A quote from one of my favorite shows in the early 80's, HILL STREET BLUES, it was the closing remark that made at the end of the daily briefing. Sgt. Phil Esterhaus to the crew. It applies to police and law enforcement of course, but it also applies to all of us who venture out into the wilderness, or take a hike. The buddy system is extremely valuable. So is knowing your limits. Even more important is that someone knows where you are and where you are going. "I knew where I was." My Mom shuttered at the comment I frequently made as a child, when I came home later than expected, without any contact. That was the 60's, when we ventured out alone to friend's houses for long periods of time without checking in. Frequently followed by phone calls to neighbors and friends to see if they had seen you. When we go out on a hike, or a climb, or even a walk, bad things can happen. We forget water, we dress inappropriately, we wander off the trail or too close to the edge. Even if we are experienced hikers, this can be a huge threat. Perhaps the biggest obstacle is overestimating our abilities, or under estimating the difficulties. On Mount Washington, too many hikers are rescued in what appeared to be good weather, when the weather or conditions changed, and they weren't prepared. Water, food, weather gear and maps or GPS are essential to anyone hiking.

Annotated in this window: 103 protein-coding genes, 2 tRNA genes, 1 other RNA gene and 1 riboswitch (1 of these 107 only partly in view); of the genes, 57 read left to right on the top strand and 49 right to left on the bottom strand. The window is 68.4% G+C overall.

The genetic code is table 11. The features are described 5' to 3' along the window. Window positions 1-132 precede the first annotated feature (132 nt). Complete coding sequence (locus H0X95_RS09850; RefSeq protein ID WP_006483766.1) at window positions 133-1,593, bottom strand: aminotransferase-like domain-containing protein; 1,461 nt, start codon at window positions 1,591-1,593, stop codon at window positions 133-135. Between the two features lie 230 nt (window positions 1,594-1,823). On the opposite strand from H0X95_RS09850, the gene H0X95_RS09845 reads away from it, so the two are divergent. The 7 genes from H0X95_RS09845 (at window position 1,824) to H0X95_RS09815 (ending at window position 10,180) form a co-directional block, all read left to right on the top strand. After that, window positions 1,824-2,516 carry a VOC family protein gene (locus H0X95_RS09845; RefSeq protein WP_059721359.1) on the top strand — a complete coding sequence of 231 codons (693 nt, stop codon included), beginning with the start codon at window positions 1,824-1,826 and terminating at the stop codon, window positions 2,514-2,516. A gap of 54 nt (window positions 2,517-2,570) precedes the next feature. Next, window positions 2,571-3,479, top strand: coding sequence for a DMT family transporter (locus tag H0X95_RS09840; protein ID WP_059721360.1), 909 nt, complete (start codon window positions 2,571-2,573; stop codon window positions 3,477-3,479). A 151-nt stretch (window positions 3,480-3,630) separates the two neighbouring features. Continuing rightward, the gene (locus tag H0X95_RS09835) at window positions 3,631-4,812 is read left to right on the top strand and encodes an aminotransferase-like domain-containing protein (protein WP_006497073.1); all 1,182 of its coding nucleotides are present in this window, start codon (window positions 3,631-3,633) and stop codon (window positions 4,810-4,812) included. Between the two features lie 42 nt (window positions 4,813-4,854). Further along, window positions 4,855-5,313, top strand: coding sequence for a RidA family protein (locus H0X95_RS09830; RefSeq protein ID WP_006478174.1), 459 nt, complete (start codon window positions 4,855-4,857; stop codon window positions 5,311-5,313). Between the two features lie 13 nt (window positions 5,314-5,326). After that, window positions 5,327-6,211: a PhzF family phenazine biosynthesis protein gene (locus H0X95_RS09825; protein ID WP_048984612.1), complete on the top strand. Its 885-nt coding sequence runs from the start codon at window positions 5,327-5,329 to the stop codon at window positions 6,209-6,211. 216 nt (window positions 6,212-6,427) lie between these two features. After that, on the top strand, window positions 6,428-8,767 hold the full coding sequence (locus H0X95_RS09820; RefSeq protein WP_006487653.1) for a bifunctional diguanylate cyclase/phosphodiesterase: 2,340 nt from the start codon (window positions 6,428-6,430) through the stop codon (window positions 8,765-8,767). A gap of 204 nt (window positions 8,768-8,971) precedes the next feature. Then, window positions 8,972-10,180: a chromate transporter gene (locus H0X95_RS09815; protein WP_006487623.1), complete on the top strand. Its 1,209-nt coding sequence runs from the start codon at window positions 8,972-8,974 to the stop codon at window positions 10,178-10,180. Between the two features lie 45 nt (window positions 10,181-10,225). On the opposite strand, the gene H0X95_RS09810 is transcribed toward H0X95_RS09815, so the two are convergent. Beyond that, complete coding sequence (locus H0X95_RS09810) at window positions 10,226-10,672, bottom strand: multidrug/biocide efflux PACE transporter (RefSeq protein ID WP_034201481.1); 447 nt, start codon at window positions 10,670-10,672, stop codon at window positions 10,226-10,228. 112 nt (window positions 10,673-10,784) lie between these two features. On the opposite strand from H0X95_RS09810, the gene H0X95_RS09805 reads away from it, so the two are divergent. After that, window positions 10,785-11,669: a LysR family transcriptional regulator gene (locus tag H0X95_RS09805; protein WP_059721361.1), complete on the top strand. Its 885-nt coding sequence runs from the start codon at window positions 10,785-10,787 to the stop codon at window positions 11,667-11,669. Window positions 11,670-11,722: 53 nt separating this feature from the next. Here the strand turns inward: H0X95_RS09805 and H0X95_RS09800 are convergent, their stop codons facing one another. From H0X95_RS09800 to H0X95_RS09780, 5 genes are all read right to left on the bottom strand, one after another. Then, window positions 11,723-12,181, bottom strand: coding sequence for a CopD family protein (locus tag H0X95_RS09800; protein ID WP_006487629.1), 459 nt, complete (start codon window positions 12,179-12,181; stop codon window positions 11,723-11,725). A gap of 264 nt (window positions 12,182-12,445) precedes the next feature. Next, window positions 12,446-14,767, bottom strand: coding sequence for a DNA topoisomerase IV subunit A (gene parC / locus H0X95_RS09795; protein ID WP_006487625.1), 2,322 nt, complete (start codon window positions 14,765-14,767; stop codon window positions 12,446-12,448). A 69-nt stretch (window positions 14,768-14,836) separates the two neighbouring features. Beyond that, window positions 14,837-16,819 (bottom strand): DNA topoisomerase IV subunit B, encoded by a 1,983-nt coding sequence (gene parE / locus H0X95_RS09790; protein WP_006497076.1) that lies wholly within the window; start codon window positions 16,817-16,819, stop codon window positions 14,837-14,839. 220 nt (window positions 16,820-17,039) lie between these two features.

Tell someone where you are going and when you expect to return. Years ago in Acadia National Park we went for an evening photo shoot. Great weather, but in a remote part of the island with little or no cell service. A couple decided they wanted to hike instead of going to the group shoot, so they wandered off. When the group came back in the dusk (yeah, it was really dark, as all photographers stay out until the last light), there was no sign of them. We found their car, so we were pretty sure they were still there. Headlamps affixed, we set out in groups looking for them, calling out their names. Some wanted to head back and see if they returned to the hotel. We stayed out, and almost 45 minutes later, we found them. They started up a trail, and hiked in the woods, and then it got dark. They got disoriented, and the walk back actually put them further away from their car. If we had not gone looking for them, they would have spent the night out there without any food, water or shelter.
NPR posted a story of an experienced hiker having to be rescued despite being well prepared. It is told from his wife's perspective of the events. We all feel foolish when we do something that seemed simple, but became beyond our capabilities.
Here is the link to the NPR story. Please read and be careful out there. immersion-in-nature-naturally-can-be-risky